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Which credit card for you?

Financial institutions are using unfair practices to squeeze every last cent of interest from customers.
 
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01 .Stings in the tail

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Most CHOICE members pay their credit card bill on time and in full each month, avoiding interest and fees. From time to time, many of us slip up. Who hasn’t at one time forgotten to clear their bill by the due date, or misread a statement and paid the wrong amount?

It’s for these simple mistakes consumers with impeccable repayment records are being slugged with penalty interest. It’s not just a card’s interest rate that determines what you’ll pay; the amount you’re charged depends on when your card provider starts and stops charging interest and how fairly they apply interest-free periods. You could have two cards with exactly the same interest rate and use them in exactly the same way, yet one may end up charging twice as much interest as the other if you pay late. In fact, depending on your spending and repayment patterns, the difference could be much greater – as this report's case study explains.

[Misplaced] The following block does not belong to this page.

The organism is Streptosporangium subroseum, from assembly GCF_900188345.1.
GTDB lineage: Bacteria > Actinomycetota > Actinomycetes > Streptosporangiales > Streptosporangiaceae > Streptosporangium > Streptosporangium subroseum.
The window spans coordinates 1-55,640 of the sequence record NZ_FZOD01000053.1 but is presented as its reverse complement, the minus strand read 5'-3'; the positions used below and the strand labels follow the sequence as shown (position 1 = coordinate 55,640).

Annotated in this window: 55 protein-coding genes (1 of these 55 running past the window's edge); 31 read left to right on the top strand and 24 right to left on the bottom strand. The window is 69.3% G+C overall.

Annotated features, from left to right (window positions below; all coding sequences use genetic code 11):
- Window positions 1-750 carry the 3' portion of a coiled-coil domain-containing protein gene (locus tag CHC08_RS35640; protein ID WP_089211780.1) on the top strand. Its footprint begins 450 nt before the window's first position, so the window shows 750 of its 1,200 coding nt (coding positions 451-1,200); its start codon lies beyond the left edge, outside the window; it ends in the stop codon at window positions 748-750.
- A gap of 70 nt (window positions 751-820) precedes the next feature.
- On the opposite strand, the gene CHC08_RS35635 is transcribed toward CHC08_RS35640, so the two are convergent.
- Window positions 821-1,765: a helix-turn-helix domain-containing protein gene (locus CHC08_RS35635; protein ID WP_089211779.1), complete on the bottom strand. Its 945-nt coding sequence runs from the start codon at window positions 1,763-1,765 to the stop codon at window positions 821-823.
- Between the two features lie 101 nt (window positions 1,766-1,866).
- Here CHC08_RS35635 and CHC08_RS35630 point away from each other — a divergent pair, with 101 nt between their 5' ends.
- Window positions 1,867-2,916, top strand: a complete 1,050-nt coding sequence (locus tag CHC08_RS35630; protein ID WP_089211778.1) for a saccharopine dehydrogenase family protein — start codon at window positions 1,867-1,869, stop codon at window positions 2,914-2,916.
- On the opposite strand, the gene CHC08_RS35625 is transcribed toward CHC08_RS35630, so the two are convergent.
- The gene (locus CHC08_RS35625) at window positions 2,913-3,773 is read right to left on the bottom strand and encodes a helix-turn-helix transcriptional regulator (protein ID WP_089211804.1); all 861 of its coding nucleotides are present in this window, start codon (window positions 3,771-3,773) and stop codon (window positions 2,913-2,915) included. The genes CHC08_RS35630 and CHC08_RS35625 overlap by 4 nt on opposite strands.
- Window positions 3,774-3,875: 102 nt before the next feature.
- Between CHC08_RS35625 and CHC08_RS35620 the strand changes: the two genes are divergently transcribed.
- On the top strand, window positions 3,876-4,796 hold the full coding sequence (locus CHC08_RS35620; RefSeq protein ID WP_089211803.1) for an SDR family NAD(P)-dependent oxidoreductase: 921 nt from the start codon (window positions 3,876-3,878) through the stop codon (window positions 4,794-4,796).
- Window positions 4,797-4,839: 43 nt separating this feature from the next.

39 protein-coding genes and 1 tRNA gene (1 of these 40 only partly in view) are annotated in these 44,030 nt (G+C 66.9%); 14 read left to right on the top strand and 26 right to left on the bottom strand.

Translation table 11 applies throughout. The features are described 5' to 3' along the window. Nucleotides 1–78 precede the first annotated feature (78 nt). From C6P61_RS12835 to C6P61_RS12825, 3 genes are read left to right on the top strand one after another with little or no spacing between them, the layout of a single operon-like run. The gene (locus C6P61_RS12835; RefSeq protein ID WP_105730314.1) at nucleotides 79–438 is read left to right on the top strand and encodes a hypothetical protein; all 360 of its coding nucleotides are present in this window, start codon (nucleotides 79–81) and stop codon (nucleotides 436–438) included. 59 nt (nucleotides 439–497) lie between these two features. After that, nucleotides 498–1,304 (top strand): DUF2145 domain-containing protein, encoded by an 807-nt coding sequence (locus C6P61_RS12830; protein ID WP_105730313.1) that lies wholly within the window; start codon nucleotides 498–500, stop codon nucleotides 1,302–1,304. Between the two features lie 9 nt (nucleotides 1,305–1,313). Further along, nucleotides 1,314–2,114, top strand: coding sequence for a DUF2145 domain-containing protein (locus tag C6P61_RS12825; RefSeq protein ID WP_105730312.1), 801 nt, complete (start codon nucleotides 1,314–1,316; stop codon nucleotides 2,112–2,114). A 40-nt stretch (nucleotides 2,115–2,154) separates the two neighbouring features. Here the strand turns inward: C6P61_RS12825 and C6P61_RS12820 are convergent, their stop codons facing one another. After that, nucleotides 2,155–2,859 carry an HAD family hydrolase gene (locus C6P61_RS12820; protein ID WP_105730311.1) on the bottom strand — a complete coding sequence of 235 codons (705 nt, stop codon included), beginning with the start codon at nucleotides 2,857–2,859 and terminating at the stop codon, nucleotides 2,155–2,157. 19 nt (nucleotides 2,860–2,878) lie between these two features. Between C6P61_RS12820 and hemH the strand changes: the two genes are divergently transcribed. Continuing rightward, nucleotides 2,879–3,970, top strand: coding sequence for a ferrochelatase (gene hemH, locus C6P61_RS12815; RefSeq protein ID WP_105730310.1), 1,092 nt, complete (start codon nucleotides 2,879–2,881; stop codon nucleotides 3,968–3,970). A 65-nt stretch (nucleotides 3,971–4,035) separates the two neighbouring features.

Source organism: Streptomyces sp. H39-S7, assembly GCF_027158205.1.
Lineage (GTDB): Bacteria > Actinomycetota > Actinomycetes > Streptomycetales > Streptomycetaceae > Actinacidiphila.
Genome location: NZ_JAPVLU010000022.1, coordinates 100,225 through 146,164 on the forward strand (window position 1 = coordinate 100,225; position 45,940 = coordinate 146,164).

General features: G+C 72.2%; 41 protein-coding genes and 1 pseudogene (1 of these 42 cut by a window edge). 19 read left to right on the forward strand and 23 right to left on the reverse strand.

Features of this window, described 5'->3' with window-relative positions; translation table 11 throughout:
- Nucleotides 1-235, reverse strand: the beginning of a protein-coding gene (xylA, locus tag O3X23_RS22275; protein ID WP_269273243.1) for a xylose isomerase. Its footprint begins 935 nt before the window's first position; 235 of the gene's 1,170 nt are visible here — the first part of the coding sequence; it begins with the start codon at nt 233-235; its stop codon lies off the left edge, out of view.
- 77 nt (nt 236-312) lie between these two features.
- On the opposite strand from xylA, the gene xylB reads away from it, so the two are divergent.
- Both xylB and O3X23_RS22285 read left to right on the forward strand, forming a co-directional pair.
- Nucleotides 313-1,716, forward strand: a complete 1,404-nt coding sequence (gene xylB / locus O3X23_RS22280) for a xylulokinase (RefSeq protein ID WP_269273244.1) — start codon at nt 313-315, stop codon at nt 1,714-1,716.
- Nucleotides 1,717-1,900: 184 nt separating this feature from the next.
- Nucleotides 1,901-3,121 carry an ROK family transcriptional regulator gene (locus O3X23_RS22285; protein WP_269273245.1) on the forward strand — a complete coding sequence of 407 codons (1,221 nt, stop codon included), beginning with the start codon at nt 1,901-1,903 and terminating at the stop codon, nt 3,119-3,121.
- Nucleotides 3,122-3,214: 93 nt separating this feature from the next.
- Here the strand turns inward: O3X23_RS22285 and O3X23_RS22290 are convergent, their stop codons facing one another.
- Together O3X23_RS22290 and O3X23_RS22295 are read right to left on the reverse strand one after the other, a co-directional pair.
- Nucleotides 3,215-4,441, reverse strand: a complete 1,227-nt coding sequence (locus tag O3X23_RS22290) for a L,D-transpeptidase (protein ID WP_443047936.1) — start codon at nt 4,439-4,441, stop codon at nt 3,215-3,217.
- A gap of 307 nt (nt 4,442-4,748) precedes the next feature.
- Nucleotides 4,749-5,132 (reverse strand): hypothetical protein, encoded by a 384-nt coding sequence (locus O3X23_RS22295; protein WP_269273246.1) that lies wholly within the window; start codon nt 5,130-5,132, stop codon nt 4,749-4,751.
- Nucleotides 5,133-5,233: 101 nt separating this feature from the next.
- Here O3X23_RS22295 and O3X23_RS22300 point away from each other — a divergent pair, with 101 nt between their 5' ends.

CHOICE surveyed more than 20 credit card providers to find out how they apply interest when customers occasionally pay late or not in full. All the big guns provided information and calculations, as well as some smaller financial institutions. For those who always pay their bill on time, or for cardholders who are struggling with a recurring debt, see Picking the best card for our recommendations.

Credit card providers tested

  • Australian Central Credit Union
  • American Express
  • ANZ
  • Bank of Queensland
  • Bankwest
  • Bendigo Bank
  • Citibank
  • Commonwealth Bank
  • CUA
  • GE Money (Myer Visa and Low Rate MasterCard)
  • Heritage Building Society
  • HSBC Australia
  • IMB
  • Macquarie Bank
  • Members Equity
  • NAB
  • Savings & Loans Credit Union
  • St George Bank
  • Suncorp Metway
  • Teachers Credit Union
  • Westpac
 
 
 

Disputing unfair penalty interest

CHOICE member RohanCHOICE member Rohan recently fell victim to ANZ’s interest sting. He pays his credit card bill on time almost without fail each month, and so was surprised to see a $63 interest charge appear.

"I always pay my credit card in advance and never wait for the last day of payment,” Rohan told CHOICE. “In April I purchased an airline ticket for $6500 and had some other transactions on my credit card. The same week I transferred $7000 to the card and thought no more of it. When the statement arrived I was charged $63.60 in interest.

“I phoned the bank instantly and was told there was $29 I had not paid by the due date. While I still don’t understand where this $29 figure came from, my first question was, how could I be charged $63 in interest for a mere sum of $29? I was told very politely that the bank does not only charge interest on the overdue amount, but for the whole month's transactions. It didn’t matter at all that I’d paid $7000 in advance.”